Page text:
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Xmas: 'Miracle On 34th Street' (1947) Dir. George Seaton

Maureen O'Hara, John Payne, Edmund Gwenn, Gene Lockhart, Natalie Wood, William Frawley, Porter Hall, Jerome Cowan and Harry Antrim


The original classic that was remade numerous time for new generations of audiences retains a quiet, black and white charm that captures real warmth from a strong cast...

When cheery and well-spirited Kris Kringle (Gwenn) accepts a job as Santa in Macy’s flagship New York City store, he becomes well-loved among colleagues and the shoppers for decent Christmas spirit.

Director Doris Walker (O’Hara) also warm to Kris, but daughter Susan (Wood) is sceptical of Christmas as a whole and harder to sway. Even their neighbour and attorney Fred Gailey (Payne), can’t convince Susan that Santa is real.

But as Kris stands by the fact he IS the real Santa more and more, a mean-spirited psychologist, Granville Sawyer (Hall) fixes Kris up to be declared mentally insane.

Doris and Fred can’t let Kris succumb to lies, and so set out to prove in a court of law that Kris is the real Santa with as much evidence and good faith as they have…

Spawning 3 remakes (2 film and 1 TV movie), the original here stands the test of time as one of the first and best Christmas films embodying all that relates to the season; good-will to all men, festive cheer and the gift of believing in Christmas magic. And it does it all without the current run of slapstick farce and pulse-pounding soundtracks.

As is the way from this golden era of film-making, it’s all very simple in design and style, made more nostalgic by the black and white colouring, and focuses on character relationships over anything else. Edmund Gwenn is a fine Santa Claus here, brimming with a fluffy white beard and a wide-eyed warmth (worthy of the Best Supporting Actor Academy Award), and his co-stars Maureen O’Hara and John Payne are those well-spoken, clean cut and pretty middle-class folk who are just one of many who can’t deny the appeal of Christmas and the joy it brings when you stop trying to fight the “what ifs”.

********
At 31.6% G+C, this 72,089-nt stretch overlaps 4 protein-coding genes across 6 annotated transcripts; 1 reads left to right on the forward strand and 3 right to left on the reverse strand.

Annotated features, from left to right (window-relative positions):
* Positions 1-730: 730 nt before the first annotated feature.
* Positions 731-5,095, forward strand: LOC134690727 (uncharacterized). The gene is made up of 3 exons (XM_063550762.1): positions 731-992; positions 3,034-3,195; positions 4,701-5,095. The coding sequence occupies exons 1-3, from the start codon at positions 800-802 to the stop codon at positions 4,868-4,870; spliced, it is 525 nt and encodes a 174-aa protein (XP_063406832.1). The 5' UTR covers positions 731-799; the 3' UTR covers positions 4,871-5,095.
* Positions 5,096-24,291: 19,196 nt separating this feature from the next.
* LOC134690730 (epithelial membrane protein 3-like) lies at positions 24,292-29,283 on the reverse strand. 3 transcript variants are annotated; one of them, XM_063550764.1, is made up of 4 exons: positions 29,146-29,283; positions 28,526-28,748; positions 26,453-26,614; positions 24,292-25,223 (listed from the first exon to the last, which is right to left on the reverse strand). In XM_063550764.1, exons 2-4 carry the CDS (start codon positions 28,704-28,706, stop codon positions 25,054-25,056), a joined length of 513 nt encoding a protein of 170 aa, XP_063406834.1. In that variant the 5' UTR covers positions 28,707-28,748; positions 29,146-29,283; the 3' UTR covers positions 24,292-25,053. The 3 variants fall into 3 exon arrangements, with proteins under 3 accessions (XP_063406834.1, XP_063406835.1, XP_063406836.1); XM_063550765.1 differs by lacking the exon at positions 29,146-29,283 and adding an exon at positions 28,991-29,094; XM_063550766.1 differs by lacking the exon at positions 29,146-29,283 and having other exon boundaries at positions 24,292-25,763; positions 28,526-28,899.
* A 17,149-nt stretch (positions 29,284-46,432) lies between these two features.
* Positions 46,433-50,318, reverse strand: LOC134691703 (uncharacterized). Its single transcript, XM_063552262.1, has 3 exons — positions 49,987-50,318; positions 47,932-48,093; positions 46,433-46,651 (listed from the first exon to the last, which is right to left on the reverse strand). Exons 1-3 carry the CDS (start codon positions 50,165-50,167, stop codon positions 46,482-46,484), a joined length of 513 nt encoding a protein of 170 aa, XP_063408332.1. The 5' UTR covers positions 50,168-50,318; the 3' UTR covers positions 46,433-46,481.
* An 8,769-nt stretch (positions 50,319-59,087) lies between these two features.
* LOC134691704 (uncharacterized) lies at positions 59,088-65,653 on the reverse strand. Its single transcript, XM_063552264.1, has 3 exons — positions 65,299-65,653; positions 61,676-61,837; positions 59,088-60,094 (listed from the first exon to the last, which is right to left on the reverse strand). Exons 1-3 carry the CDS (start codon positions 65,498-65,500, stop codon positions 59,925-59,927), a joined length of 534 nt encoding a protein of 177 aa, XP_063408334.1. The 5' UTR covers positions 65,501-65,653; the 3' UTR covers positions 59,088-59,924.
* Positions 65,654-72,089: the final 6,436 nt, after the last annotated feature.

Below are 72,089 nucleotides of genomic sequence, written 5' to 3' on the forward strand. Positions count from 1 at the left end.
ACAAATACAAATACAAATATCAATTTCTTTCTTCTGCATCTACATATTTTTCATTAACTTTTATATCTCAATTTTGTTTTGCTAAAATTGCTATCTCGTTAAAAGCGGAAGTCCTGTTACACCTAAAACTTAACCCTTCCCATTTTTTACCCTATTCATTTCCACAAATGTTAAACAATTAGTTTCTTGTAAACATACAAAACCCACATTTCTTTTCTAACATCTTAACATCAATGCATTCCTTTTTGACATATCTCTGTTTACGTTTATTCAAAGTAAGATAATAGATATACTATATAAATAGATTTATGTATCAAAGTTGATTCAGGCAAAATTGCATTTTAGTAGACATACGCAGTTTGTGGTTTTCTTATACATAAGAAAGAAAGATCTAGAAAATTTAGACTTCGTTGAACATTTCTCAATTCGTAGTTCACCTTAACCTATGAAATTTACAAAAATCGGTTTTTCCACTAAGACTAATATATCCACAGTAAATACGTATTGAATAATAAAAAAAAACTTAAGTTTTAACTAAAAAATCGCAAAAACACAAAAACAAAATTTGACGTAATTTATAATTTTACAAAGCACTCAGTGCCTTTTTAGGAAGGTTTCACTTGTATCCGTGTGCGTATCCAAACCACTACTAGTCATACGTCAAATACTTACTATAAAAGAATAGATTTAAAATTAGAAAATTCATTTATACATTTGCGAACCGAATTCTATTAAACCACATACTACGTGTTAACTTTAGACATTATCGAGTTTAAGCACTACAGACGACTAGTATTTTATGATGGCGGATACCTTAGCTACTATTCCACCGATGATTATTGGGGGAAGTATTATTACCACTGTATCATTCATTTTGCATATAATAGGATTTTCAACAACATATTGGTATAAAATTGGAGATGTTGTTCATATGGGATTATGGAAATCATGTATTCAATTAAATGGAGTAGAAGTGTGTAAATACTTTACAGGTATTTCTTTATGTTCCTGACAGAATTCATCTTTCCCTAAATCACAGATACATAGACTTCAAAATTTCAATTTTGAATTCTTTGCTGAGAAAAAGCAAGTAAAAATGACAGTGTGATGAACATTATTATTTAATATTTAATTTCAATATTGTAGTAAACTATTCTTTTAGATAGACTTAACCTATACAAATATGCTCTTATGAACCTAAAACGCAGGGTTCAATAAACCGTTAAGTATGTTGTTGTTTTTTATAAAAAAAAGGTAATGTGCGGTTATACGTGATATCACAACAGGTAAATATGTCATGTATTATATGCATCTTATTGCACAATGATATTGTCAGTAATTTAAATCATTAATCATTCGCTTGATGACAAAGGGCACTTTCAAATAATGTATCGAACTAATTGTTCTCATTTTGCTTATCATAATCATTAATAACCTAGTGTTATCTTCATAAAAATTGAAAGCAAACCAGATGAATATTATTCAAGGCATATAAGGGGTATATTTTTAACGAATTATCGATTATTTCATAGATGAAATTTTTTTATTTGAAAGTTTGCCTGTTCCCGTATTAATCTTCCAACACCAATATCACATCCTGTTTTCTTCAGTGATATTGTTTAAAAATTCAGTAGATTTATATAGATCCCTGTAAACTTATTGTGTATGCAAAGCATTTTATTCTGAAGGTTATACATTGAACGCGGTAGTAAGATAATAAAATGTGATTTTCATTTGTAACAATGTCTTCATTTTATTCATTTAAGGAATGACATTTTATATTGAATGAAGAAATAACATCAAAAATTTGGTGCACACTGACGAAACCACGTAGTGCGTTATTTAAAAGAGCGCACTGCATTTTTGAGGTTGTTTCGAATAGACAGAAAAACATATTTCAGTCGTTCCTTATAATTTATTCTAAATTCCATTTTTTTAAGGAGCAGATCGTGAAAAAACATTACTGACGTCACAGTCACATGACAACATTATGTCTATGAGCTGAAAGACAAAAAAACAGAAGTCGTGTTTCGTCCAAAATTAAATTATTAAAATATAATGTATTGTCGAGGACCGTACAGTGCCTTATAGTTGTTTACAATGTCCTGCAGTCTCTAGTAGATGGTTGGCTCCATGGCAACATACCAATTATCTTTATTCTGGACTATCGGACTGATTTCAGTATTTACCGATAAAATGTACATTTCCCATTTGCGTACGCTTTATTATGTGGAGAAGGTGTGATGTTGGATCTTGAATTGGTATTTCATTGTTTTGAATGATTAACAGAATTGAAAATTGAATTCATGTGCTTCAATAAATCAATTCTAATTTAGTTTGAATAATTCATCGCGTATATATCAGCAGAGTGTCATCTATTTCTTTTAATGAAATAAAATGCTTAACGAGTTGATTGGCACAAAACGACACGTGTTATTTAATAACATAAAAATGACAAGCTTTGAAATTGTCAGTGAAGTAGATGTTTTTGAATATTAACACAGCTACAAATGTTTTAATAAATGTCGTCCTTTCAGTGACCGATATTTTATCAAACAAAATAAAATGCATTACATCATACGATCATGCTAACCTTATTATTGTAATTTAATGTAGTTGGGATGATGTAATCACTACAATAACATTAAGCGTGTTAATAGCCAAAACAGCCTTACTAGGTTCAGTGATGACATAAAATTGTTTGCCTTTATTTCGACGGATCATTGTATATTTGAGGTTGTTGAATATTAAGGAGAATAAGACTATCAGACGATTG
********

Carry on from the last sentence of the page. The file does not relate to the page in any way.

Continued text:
Young Natalie Wood is on fine form as Susan, and her time with Gwenn is really sweet, as are most of Gwenn’s scenes either promoting his identity of Santa or taking part in the well shot Macy’s NYC parade. It's no surprise to learn that Gwenn won an Oscar for 'Best Supporting Actor' thanks to a real humane, warm portrayal of Santa Claus that goes beyond the suit and shiny belt.

With a nefarious plot to bring down Kris Kringle and the belief in Santa, it paves the way for a nice courtroom drama to end things, and it’s another example of family friendly film-making that doesn’t need silly violence, crude comedy or swearing. Just an outcome that is uplifting and heartwarming in good measure for this time of year.

It’s a film with very simple morals and a very simple message that is equally simple in production, but with lots of festive cheer and heart for audiences to settle in with.

'Miracle On 34th Street' is a 20th Century Fox production

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